Pocahontas Communications Cooperative Corporation was formed in April 1979 as a non-profit organization to operate the community radio stations for educational and charitable purposes. Financial support for AMR comes from individual donations, underwriting from businesses and grants.
Radio transmission operations began in June 1981. WVMR 1370 is the only radio station operating within the inner core of the Radio Quiet Zone. WVMR is also the only AM station in the Pocahontas Communications Cooperative Corporation network.
During a "filing window" for applications for non-commercial educational FM stations, in 2007 and 2008, the Pocahontas Communications Cooperative Corporation applied for construction permits for stations in Marlinton, Hillsboro, and Franklin, West Virginia. WVMR-FM was constructed and began test transmissions on October 6, 2010, with full operation beginning on October 26, 2010. WNMP was constructed and began test transmissions on September 27, 2011, with full operation beginning on September 30, 2011. Due to a lack of funding, and a lack of interest on the part of public that was to be served, WVPC was not constructed. Its construction permit was allowed to expire on December 18, 2010.
Allegheny Mountain Radio (AMR) has no set format, unlike most other radio stations in the United States.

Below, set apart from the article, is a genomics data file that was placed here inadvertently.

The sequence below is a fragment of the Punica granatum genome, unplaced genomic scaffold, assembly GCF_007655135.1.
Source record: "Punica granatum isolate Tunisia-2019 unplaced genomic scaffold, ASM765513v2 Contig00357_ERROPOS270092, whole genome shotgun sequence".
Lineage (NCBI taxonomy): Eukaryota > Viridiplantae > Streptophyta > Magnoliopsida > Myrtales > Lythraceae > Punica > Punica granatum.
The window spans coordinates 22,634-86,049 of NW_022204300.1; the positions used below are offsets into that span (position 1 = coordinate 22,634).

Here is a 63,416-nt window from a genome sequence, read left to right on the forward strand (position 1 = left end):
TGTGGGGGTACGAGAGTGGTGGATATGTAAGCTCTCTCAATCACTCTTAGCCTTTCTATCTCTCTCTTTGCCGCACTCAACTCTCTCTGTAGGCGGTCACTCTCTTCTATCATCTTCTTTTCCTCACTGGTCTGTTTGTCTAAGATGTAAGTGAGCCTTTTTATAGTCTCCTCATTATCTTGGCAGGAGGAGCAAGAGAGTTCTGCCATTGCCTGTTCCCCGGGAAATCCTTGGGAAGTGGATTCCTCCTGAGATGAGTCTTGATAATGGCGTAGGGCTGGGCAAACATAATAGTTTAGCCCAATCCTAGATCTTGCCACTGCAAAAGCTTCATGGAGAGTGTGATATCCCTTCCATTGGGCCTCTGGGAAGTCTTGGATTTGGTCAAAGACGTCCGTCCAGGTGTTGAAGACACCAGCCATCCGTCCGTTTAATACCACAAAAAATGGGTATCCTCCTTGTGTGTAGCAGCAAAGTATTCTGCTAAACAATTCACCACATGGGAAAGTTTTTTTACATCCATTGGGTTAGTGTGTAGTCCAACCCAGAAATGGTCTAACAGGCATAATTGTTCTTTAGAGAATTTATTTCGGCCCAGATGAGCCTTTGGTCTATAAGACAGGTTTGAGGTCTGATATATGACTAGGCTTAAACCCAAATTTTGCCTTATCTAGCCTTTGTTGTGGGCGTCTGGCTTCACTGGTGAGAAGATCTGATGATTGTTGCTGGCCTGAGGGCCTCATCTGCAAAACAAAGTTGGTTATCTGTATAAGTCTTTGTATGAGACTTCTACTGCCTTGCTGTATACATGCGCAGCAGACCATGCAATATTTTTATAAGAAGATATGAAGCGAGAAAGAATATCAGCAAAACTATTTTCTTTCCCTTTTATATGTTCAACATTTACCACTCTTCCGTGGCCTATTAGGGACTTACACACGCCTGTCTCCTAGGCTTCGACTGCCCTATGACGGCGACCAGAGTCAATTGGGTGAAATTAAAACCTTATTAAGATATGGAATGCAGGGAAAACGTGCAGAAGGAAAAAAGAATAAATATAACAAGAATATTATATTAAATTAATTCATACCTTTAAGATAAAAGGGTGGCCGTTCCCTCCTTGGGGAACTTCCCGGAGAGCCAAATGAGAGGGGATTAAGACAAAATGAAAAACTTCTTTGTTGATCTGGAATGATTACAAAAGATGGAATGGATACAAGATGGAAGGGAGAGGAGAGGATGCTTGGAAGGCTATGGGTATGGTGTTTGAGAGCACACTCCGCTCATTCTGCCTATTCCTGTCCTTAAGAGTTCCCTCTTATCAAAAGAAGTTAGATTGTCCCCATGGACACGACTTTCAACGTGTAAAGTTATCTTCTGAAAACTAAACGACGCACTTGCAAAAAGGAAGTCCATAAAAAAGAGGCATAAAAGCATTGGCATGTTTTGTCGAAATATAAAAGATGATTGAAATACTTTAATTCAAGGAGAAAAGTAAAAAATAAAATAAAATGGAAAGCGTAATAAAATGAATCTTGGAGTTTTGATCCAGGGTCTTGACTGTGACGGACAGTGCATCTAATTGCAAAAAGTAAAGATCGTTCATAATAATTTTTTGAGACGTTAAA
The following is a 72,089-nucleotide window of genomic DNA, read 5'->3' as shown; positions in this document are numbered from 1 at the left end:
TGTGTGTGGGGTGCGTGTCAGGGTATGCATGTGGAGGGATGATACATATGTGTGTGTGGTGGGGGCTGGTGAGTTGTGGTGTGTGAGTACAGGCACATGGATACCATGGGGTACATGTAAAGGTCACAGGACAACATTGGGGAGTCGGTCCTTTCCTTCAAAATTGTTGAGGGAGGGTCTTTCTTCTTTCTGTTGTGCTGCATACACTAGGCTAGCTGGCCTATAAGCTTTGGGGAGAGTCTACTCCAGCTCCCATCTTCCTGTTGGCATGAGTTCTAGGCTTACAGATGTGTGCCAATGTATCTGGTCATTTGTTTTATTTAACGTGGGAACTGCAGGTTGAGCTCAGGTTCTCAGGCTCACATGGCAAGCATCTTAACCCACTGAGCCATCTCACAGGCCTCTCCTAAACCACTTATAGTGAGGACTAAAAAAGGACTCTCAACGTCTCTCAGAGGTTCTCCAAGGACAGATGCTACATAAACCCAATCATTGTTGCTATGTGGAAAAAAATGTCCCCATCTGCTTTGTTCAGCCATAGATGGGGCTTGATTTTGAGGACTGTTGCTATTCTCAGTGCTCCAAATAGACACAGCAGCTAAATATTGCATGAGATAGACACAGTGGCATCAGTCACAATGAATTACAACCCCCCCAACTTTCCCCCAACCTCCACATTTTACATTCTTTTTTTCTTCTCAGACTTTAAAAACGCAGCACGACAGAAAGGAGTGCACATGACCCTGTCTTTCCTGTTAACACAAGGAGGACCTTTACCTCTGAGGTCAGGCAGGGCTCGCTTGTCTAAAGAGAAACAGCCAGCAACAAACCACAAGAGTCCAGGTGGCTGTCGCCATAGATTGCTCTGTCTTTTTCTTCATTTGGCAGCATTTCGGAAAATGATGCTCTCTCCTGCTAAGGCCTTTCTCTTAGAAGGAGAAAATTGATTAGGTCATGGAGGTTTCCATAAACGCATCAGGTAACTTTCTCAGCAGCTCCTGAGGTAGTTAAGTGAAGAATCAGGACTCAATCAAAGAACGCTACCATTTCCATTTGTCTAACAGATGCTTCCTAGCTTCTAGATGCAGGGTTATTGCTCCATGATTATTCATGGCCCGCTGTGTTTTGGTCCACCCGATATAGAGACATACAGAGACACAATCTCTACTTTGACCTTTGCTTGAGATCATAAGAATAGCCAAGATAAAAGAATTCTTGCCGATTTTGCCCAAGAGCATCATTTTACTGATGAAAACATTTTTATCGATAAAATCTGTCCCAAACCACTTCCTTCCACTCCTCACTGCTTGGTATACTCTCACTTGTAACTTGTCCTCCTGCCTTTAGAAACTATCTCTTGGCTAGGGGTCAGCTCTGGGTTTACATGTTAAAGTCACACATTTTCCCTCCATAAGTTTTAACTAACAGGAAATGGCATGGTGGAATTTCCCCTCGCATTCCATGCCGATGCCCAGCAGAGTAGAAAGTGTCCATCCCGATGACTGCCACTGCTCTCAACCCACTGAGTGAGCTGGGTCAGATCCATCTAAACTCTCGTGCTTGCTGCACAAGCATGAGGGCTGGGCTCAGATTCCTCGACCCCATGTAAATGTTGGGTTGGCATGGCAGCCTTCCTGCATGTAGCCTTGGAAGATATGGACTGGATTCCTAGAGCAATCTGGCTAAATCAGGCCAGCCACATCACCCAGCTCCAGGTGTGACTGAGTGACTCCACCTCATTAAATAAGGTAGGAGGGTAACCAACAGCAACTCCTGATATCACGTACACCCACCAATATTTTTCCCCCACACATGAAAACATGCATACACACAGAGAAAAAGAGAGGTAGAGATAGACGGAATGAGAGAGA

Music heard on the Allegheny Mountain Radio (AMR) stations varies from country music to rock music, and from contemporary hit radio to adult standards. News broadcasts are updated throughout the day from a team of AMR reporters. During the high-school football season, local football games are broadcast as well. Allegheny Mountain Radio also broadcasts informational programming such as the local "Book Talk", which comes from the McClintic Public Library in Marlinton, West Virginia.
Pocahontas County Communications serves the public and uses the radio station as an expression of the public's needs. A recent project returned G.D. McNeil's "The Last Forest: Tales of the Allegheny Woods" back into print and created radio plays from several short stories within the collection. Currently, Allegheny Mountain Radio offers a free multi-disciplinary curriculum The Last Forest for students 6–10, but it is seeing use in college-level applications.